"How much?" Marcus feels very silly, standing in front of the stall with its bright tumble of women's gear, holding the wisp of blue silk. The threads catch on the callouses of his hands. Even after half a year of marriage, Marcus' understanding of the things that women like is hazy, at best, but this seems to him a very pretty piece of finery. Then again, so does every other scrap of cloth on the counter. He has no idea which one Cottia might find most pleasing.
It had been easy finding a Saturnalia gift for Esca. Marcus had seen the British worked dagger sheath--real British work, not the balanced and tamed work of Rome-in-Britain that Esca scorned--and known that it was perfect. He had also bought a cask of fine mead, for the three of them to share apart from the feasting with the farm folk. Esca would like all of those things, would wear the dagger at his belt and enjoy drinking the mead as well as sharing it, and Marcus is pleased and comfortable in the knowledge that he will give Esca reasons to smile for the holiday.
But Cottia, well. Cottia is a different matter entirely. Marcus has been from one end of the market to the other, looking at jewelled hairpins, enamelled fibulae, golden earrings. But nothing is quite right.
In the very early days, when he was not quite sure how to be with this new wife who was not very much like a Roman lady nor yet the same as the wild little girl who had been his friend in the garden, Marcus had tried to give her gifts, out of a desire to be a good husband to her. His mother had always smiled when his father, home on leave, had brought her tokens from some far-off corner of the empire, and it seemed to Marcus a good example to follow.
The first gift had been a brightly painted spindle, the whorl carved into a cunning goblin face.
“I will not spend my days spinning and weaving,” Cottia had informed him. “You will have to look elsewhere to find your clothes, or else go naked.” Marcus had only thought it amusing to look at, and it seemed to him that every woman he had ever known had owned at least two spindles; a good, practical gift.
Esca had smirked at his bewildered expression. “I will not mind if you can ill spare the coin for a new tunic,” he said with a leer. Marcus had thrown the spindle at him.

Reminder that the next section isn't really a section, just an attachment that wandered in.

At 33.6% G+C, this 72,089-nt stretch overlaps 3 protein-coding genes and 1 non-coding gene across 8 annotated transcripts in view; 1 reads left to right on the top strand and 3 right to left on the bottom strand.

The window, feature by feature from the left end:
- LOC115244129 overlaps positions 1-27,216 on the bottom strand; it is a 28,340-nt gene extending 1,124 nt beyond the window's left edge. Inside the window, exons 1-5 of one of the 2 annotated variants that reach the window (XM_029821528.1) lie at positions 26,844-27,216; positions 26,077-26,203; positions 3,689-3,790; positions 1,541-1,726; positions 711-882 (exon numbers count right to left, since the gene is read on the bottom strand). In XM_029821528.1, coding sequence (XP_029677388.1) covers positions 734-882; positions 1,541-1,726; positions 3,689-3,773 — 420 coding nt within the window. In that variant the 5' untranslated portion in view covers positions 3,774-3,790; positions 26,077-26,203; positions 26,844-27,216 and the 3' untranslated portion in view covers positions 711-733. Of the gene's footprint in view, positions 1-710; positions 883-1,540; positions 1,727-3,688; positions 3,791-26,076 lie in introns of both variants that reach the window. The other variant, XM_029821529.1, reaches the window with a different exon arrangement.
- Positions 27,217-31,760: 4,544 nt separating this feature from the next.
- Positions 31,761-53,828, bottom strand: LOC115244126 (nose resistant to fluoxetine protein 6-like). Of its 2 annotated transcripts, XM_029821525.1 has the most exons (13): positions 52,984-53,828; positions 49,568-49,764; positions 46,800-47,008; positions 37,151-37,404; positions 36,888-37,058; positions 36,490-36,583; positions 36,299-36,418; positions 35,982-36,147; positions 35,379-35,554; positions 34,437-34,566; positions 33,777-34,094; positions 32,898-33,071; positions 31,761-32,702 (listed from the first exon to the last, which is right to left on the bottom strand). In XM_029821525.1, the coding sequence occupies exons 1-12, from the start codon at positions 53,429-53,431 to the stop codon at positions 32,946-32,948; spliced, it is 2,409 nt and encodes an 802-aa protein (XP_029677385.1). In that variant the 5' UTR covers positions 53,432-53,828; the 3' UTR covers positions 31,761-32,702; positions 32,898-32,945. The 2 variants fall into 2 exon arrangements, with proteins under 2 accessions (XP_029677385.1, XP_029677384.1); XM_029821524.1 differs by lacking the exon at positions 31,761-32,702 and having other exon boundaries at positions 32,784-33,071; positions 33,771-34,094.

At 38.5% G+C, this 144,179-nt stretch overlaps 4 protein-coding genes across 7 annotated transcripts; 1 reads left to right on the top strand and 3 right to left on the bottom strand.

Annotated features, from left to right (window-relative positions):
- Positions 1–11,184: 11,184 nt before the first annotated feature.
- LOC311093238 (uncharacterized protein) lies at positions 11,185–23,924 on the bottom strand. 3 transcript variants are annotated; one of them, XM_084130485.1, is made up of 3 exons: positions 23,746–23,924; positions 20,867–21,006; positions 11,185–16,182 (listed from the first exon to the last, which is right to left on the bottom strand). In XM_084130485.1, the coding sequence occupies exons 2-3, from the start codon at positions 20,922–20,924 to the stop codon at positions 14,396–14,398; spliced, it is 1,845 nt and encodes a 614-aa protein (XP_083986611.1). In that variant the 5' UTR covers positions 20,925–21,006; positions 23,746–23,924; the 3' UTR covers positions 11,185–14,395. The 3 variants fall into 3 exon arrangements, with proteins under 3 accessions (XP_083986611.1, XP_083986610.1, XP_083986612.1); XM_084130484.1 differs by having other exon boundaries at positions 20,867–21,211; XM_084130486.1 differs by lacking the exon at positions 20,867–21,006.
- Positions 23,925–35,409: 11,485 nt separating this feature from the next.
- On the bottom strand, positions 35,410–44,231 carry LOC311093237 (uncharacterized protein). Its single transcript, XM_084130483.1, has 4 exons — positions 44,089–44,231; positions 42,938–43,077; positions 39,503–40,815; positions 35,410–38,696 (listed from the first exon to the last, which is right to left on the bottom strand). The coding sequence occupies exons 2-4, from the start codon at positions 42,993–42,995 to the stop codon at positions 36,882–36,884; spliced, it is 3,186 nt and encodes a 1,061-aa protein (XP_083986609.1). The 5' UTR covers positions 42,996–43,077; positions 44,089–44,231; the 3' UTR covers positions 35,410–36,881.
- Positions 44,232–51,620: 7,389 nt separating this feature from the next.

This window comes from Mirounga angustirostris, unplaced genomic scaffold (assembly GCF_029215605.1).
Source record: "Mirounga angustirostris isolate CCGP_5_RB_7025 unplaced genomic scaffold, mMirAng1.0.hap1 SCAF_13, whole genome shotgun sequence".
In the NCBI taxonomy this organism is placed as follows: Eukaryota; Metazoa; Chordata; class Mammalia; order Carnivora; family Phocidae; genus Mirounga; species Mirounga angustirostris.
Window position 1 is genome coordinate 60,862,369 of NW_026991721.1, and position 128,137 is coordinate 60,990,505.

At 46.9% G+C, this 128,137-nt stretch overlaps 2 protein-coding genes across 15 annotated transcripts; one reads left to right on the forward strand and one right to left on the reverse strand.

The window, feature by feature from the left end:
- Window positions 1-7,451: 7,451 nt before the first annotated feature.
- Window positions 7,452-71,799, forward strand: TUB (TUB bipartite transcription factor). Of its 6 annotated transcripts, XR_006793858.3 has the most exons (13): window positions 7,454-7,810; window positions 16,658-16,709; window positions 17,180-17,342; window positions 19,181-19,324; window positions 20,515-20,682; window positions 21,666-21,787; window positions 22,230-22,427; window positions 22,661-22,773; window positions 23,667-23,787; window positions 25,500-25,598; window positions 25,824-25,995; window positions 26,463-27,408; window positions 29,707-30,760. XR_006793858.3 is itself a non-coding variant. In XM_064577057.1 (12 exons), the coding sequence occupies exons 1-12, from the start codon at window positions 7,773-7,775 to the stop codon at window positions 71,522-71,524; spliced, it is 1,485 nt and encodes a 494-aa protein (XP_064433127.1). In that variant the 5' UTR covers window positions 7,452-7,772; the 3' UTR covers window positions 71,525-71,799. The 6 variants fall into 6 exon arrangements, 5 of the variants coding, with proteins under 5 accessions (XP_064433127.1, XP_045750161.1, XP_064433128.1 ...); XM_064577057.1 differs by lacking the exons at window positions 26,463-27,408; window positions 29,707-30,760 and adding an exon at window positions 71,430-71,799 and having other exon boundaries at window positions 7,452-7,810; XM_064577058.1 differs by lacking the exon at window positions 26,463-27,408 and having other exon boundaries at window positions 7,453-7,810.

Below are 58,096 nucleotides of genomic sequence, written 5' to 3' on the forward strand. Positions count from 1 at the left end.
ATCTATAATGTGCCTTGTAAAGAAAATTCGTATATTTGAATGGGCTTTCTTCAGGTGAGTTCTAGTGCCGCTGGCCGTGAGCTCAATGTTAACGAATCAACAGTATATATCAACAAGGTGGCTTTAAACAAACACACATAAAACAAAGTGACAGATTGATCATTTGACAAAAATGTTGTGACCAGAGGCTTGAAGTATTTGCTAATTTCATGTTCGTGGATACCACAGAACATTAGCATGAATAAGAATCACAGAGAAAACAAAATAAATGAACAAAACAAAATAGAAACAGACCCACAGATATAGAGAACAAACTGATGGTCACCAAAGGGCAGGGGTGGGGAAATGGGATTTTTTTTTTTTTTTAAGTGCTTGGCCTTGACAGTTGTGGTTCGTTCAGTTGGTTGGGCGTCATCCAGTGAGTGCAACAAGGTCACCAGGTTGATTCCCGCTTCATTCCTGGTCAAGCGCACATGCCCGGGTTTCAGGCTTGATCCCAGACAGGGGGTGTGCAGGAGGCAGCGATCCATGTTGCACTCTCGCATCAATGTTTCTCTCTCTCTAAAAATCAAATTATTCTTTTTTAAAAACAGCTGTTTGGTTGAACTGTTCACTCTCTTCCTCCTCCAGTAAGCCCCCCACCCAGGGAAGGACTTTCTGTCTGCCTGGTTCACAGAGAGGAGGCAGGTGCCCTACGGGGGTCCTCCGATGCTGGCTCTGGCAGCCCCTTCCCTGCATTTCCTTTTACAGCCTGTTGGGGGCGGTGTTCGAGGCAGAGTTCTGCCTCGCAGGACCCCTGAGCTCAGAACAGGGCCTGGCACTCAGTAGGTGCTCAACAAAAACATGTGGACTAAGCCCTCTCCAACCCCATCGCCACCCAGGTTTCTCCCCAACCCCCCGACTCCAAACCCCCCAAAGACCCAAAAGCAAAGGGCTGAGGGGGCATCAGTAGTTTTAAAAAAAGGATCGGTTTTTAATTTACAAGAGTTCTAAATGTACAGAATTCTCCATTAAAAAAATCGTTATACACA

The next market day, seeking to atone for his misstep with the spindle, he had found a perfume seller and bought a tiny bottle of scent, something flowery and sweet, but not cloying. Marcus liked well enough the warm smell of Cottia's skin and the native soap that they all used, but perhaps she would like this to wear for festivals and special occasions.
He had offered it to her shyly, and been relieved when she smiled. A gift well chosen, then. She had thanked him very prettily and broken the wax seal to dab a little of it onto the inside of her wrist. It made her sneeze. Before the end of the day, her nose was bright red. She had sealed the bottle back up and set it aside to give to her aunt at Saturnalia.
After that, Marcus had begun to run out of ideas. When he brought her the string of amber beads, Cottia had sighed and stretched up on her toes to give him a kiss.
"You can stop showering me with these silly trinkets," she said. "I promise that I am well content. Put the money aside for a new tunic instead," she added teasingly, poking at the place where he had patched up a rend in the one he was wearing.
So that had been that, and after a while--perhaps it had begun on the day that Cottia wrapped her fingers around Esca's wrist and led him to the bedplace, kissing Marcus into silence every time he opened his mouth to ask what on earth was happening--Marcus had begun to forget that there had ever been anything uncertain between them.
But now, faced with the prospect of finding a suitable Saturnalia gift, it has all come rushing back. For a moment, he thinks of asking Esca for help, but no, this is a task to be faced on his own. Marcus has been standing there for far too long, deliberating. He buys the little scrap of silk, because he has a vague idea that it will look very fetching with Cottia's hair, but he is determined that he will find a better gift for her, if he has to scour the market right up until the Sigillaria itself.
Marcus does not find a better gift. After the feasting is done and the guests have gone back to their own hearths, Esca gives Cottia a fine new blanket for the bed, a rich, luxurious thing woven in bright native stripes, and Marcus wonders why he did not think to find her a gift like that. He should have asked for Esca's help after all, but it is too late now.
Marcus takes a deep swallow of mead and tries not to feel too badly when Cottia goes to open the little wooden box he gives to her. It is a useless gift, only another one of those trinkets she had told him he need not buy her.
Marcus opens his mouth to apologise, but Cottia smiles and goes immediately to arrange the delicate veil over her hair, trailing her fingers over it to make sure it lies smoothly. It does look very nice on her, and when Esca says as much, Cottia beams at both of them.
The rest of the holiday is already fading into a green-gold blur, but this, Marcus thinks, he will remember, Cottia and Esca smiling in the firelight as the last of the old year runs out, and they wait with him for the sun to rise.